I’m also more inclined to experiment in a short story. I don’t mind screwing up a chunk of 5000 words. But wasting 100,000 words on a failed concept gives me the willies.

            Plus, some of my favorite authors like Ray Bradbury, Tanith Lee, and Harlan Ellison are short story/novelette writers.

  3. mslilly says:

    Followed a long trail here

    Eugie and Mouse, do you mind if I add you to my friends page? I’m quite interested in reading what others have to say who have actually been published. I’m a good writer with a good job as a writer, but I have to say that NASA’s technical safety records are somewhat unfulfilling in the strictly creative sense.

    I’m also interested to hear what you have to say about this:
    I have an absolute terror of writing fiction. I write essays and “moment” pieces, but the only fiction pieces I’ve started have been such horrific drivel that I gagged on them. Any suggestions aside from “force yourself to write xxxx words per day?” Thanks in advance . . .

    • Eugie Foster says:

      Re: Followed a long trail here

      Hi Lilly,

      Always glad to make new friends. I’ve added you to my friends list.

      Re: I have an absolute terror of writing fiction . . . but the only fiction pieces I’ve started have been such horrific drivel that I gagged on them. Any suggestions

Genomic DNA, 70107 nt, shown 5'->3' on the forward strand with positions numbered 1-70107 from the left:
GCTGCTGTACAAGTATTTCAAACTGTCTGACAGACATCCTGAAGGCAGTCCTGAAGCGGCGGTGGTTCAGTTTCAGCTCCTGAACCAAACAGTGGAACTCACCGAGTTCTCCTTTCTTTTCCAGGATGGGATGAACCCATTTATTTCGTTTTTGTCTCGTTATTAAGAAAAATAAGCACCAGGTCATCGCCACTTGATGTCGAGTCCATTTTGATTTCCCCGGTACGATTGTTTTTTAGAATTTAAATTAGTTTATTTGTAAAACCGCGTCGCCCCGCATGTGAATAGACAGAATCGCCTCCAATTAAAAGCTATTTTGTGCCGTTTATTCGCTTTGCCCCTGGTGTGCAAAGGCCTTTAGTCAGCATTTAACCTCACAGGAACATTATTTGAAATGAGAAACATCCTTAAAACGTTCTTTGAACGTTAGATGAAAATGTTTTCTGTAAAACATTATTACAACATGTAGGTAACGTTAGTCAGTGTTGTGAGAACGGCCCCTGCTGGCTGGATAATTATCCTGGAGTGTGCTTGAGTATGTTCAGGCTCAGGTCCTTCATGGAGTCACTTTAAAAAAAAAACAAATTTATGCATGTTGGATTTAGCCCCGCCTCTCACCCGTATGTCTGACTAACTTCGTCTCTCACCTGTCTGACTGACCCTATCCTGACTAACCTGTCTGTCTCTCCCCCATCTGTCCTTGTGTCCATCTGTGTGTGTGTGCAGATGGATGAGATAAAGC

I really do think that the best way to learn how to write is to write. The general sentiment is that a writer needs to write one million words before they start producing anything worthwhile.

      But maybe you need a neutral party to help you identify the problems with your efforts as a jumping off point? Have you considered attending a writers workshop? I toyed with the idea of being a writer all my life and I’d written a few things off and on. But my progress had pretty much plateaued (at a really unpublishable level), until I attended the writers workshop taught by Ann Crispin at Dragon*Con 2000. It wasn’t so much that the workshop was that fantastic or enlightening or anything, but it brought things into focus. I suddenly understood what those glitches were that I’d been dissatisfied with in my writing. Once I got over the plateau, I was able to move forward and have been aggressively pursuing my writing endeavors since.

      You might also consider joining a critique group, either live or online. I’m a member of two online groups. One of them is comprised of attendees of that Dragon*Con 2K workshop. The other one is, a very large and well-run group. It’s really helped me to have an audience for my writing. Getting feedback from real readers (not just friends and relatives) has taught me a lot about what works for the average genre fiction reader and what doesn’t. Also, I’ve found that seeing the errors of other writers is one of the most effective ways of learning what not to do.

      • mslilly says:

        Re: Followed a long trail here

        Great. I like the idea of joining a writers’ critique group, but 1- I would prefer to do it online and had no idea in which communities I would fit, and 2- The only “real live” group in my area is apparently secretive and cultlike. I’ve been invited a few times to attend; however, when I’ve arrived they’ve mysteriously “disappeared.” I’m relatively certain that this can be attributed to the generic writers’ neurosis.
        Enough babbling; thanks for the pointers; I’ll go ahead and join critters, and you too shall join my friends’ page. GA? I’m in TX and originally from MS. Nice to meet you!